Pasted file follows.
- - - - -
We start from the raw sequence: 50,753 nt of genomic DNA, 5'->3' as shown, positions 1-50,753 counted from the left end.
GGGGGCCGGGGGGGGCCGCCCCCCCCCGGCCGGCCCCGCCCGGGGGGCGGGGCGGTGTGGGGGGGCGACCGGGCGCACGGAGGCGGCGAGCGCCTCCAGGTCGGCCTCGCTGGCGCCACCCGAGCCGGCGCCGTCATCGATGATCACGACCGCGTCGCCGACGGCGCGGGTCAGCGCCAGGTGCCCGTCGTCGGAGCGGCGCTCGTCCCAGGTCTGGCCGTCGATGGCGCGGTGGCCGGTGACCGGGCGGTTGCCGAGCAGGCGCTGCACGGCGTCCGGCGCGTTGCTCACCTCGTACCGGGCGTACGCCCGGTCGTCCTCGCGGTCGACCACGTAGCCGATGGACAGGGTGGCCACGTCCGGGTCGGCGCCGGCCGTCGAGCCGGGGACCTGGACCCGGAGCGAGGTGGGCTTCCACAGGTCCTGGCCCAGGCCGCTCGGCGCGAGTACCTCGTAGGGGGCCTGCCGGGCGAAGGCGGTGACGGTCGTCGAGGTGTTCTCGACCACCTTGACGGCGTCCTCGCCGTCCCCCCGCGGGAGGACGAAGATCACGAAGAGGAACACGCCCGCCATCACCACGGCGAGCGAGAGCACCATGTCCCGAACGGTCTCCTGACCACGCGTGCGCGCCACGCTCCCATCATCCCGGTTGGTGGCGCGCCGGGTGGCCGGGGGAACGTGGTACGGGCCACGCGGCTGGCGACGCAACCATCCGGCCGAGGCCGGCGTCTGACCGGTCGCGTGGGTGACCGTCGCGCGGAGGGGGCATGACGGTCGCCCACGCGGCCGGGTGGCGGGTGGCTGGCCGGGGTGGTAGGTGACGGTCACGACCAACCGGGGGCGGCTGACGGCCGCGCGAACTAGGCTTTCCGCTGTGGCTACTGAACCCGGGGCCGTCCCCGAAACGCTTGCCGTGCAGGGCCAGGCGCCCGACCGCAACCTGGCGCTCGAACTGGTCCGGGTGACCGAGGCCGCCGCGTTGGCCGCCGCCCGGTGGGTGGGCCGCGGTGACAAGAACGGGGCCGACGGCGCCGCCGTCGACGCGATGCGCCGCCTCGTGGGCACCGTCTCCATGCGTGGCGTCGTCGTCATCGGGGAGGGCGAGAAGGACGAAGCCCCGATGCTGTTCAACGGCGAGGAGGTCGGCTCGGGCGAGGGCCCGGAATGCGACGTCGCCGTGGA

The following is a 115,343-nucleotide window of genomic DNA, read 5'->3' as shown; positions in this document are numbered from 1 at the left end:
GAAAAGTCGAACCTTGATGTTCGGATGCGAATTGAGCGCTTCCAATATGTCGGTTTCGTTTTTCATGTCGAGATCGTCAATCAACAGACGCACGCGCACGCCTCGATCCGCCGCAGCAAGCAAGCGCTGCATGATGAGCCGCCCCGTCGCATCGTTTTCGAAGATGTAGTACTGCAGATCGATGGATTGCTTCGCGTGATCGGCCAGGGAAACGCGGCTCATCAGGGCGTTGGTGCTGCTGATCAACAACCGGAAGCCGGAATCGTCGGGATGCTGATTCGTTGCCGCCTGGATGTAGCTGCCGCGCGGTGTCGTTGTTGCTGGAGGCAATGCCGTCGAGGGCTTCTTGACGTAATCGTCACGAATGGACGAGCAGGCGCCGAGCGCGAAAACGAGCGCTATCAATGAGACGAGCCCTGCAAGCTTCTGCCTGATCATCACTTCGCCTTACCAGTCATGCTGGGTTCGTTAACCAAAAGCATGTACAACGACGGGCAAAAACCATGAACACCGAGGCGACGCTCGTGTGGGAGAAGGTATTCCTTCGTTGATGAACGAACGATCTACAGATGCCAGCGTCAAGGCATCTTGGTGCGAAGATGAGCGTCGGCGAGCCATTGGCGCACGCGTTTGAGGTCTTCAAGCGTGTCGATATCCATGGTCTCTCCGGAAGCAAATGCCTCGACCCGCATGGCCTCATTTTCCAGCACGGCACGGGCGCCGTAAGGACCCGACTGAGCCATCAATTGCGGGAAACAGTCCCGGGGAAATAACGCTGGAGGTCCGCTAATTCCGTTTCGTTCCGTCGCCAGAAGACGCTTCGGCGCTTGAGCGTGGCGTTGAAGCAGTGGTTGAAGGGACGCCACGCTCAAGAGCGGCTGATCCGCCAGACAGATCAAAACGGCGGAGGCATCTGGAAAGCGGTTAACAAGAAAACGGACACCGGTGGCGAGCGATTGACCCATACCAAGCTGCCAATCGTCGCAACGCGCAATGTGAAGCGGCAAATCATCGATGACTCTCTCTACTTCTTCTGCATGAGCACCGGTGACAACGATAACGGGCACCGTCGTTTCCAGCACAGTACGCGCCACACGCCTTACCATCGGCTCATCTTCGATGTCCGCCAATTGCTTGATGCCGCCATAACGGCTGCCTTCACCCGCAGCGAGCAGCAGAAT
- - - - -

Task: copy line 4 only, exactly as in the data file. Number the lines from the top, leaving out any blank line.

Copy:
GAAAAGTCGAACCTTGATGTTCGGATGCGAATTGAGCGCTTCCAATATGTCGGTTTCGTTTTTCATGTCGAGATCGTCAATCAACAGACGCACGCGCACGCCTCGATCCGCCGCAGCAAGCAAGCGCTGCATGATGAGCCGCCCCGTCGCATCGTTTTCGAAGATGTAGTACTGCAGATCGATGGATTGCTTCGCGTGATCGGCCAGGGAAACGCGGCTCATCAGGGCGTTGGTGCTGCTGATCAACAACCGGAAGCCGGAATCGTCGGGATGCTGATTCGTTGCCGCCTGGATGTAGCTGCCGCGCGGTGTCGTTGTTGCTGGAGGCAATGCCGTCGAGGGCTTCTTGACGTAATCGTCACGAATGGACGAGCAGGCGCCGAGCGCGAAAACGAGCGCTATCAATGAGACGAGCCCTGCAAGCTTCTGCCTGATCATCACTTCGCCTTACCAGTCATGCTGGGTTCGTTAACCAAAAGCATGTACAACGACGGGCAAAAACCATGAACACCGAGGCGACGCTCGTGTGGGAGAAGGTATTCCTTCGTTGATGAACGAACGATCTACAGATGCCAGCGTCAAGGCATCTTGGTGCGAAGATGAGCGTCGGCGAGCCATTGGCGCACGCGTTTGAGGTCTTCAAGCGTGTCGATATCCATGGTCTCTCCGGAAGCAAATGCCTCGACCCGCATGGCCTCATTTTCCAGCACGGCACGGGCGCCGTAAGGACCCGACTGAGCCATCAATTGCGGGAAACAGTCCCGGGGAAATAACGCTGGAGGTCCGCTAATTCCGTTTCGTTCCGTCGCCAGAAGACGCTTCGGCGCTTGAGCGTGGCGTTGAAGCAGTGGTTGAAGGGACGCCACGCTCAAGAGCGGCTGATCCGCCAGACAGATCAAAACGGCGGAGGCATCTGGAAAGCGGTTAACAAGAAAACGGACACCGGTGGCGAGCGATTGACCCATACCAAGCTGCCAATCGTCGCAACGCGCAATGTGAAGCGGCAAATCATCGATGACTCTCTCTACTTCTTCTGCATGAGCACCGGTGACAACGATAACGGGCACCGTCGTTTCCAGCACAGTACGCGCCACACGCCTTACCATCGGCTCATCTTCGATGTCCGCCAATTGCTTGATGCCGCCATAACGGCTGCCTTCACCCGCAGCGAGCAGCAGAAT